CBRE research takes a close look at implications of self-driving and electric trucks

While the development of electric and autonomous vehicles is far from new, industrial real estate firm CBRE explained in recent research that these types of vehicles will have “direct effects” on logistics facilities.

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The concept of self-driving, or autonomous, trucks continues to receive more heightened attention. And that is for a variety of reasons, including the difficulty carriers are having in filling trucks with drivers, an aging workforce for active drivers in the market, as well as the impact of fuel on over all trucking costs, among others.

The impact of fuel speaks directly to the recent announcement made by Tesla, regarding the announcement of its new , which essentially is semi-autonomous in that while it still needs an actual driver, there are parts of driving the yet to be released vehicle that are autonomous, coupled with its electric capabilities that the company said accounts for a single charge moving 80,000 pounds roughly 500 miles.

While the development of electric and autonomous vehicles is far from new, industrial real estate firm CBRE explained in recent research that these types of vehicles will have “direct effects” on logistics facilities.

CBRE noted that self-driving vehicles have the potential to significantly expand the daily coverage that trucks can provide to a logistics operator, while relaxing current driver hours-of-service regulations, and, subsequently, increasing distance and coverage, which would bring “remote storage locations into play.”

What’s more, CBRE said the byproducts of this from a logistics perspective are significant in the form of lower delivery costs for consumers, with compression in industrial and distribution cost structures, and increased e-commerce sales.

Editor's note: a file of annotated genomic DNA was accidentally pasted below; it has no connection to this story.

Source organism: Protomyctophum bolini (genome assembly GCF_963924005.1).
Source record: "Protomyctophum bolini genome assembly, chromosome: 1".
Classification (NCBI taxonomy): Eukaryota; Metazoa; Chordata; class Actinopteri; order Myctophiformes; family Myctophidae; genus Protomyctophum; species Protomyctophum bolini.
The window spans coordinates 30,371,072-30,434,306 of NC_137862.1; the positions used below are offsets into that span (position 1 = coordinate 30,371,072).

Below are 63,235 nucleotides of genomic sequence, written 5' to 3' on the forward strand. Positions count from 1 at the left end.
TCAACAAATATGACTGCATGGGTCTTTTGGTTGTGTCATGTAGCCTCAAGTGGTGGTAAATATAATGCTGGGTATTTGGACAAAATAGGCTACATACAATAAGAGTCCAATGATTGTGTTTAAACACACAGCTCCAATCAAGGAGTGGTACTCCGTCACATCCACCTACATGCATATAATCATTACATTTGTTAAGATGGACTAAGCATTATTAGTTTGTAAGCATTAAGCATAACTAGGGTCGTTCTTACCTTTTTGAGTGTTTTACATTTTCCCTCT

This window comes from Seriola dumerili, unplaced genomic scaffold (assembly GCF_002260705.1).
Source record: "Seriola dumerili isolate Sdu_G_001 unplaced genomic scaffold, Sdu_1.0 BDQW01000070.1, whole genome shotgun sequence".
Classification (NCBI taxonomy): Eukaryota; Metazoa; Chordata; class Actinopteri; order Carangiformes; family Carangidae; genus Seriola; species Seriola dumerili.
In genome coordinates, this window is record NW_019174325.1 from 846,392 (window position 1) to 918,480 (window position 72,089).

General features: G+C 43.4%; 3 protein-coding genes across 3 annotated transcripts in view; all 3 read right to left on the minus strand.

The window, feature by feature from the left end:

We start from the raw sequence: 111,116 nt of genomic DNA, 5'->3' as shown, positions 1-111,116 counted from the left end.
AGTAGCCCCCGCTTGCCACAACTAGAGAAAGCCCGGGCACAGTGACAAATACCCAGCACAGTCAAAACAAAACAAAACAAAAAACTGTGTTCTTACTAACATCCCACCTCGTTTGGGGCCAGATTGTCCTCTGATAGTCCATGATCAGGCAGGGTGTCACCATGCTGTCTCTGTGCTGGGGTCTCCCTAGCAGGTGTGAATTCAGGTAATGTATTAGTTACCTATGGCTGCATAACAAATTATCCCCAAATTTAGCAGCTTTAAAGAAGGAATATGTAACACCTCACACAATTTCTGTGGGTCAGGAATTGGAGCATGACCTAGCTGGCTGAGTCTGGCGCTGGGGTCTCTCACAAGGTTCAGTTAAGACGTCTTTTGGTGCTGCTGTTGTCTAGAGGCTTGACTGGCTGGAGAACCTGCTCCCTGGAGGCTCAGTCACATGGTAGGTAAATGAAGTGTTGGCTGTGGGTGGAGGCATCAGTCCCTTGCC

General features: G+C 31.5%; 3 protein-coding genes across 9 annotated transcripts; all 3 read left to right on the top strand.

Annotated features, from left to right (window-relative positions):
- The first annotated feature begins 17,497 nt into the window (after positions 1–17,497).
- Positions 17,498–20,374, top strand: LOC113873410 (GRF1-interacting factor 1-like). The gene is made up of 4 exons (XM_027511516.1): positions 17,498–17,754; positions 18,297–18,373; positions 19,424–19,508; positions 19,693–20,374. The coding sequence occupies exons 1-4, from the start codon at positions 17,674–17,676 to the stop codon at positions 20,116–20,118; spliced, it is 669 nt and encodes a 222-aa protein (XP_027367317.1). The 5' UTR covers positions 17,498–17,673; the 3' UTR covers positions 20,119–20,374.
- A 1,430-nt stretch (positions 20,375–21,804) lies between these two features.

And it outlined what it termed the main consequences of real estate related to autonomous trucking technology, including:

  • lower transport costs, with supply chains needing fewer warehouses, which may lead to fewer but larger warehouses being built in remote locations;
  • last-mile delivery facilities being crucial elements in the network, switching from diesel to electric, with these facilities needing to be able to receive large, or, semi-automated truck convoys and deploy electric city delivery vehicles. CBRE also said these sites will need to be equipped with extensive battery loading stations; and
  • all warehouses will need a courtyard that allows automatic maneuvering, accommodating self-driving trucks going to and from facilities

“What is going on with things like Tesla’s announcement is now an obvious question, as the technology is advancing rapidly, with some large well-known players in and entering the space now, and our customers want to know what it will mean for their businesses,” said David Egan, CBRE head of industrial and logistics research in the Americas.”

From the property owner side, he explained that the impact is obvious as it helps to determine where a building will be located. This comes with a growing understanding that this technology is further along than anticipated, with businesses needing to prepare for large-scale automation processes sooner than later so that people are fully prepared for it.

When asked about a potential timeline for a wide scale rollout of self-driving trucks, Egan said that is somewhat difficult to pinpoint, even at a time when the driver shortage continues and the existing workforce continues to age.

“With any emerging technology, there is always a question of who will invest the money that will go towards improving it, as early-stage technology tends to work intermittently and at a high cost,” he said. “There has to be some impetus to go ahead and put research investment dollars behind it to improve the technology. The trucking business is crucially important to the economy and getting very expensive, with the labor component growing faster than most. If you cannot afford that, then the next step is labor automation solutions. It is early on, but the technology from a trucking point of view is further along than one would expect.”

These trucks would work well on U.S. highways, which are perfectly mapped, he said, and when layering in technology developments like radar capabilities for things like visibility, he said, in his opinion, an automated truck is probably safer than one with a person driving it.

But the regulatory side and the broader cultural acceptance of self-driving vehicles are more limiting factors than the technology, he said.   


About the Author

Jeff Berman, Group News Editor
Jeff Berman is Group News Editor for Logistics Management, Modern Materials Handling, and Supply Chain Management Review. Jeff works and lives in Cape Elizabeth, Maine, where he covers all aspects of the supply chain, logistics, freight transportation, and materials handling sectors on a daily basis. Contact Jeff Berman

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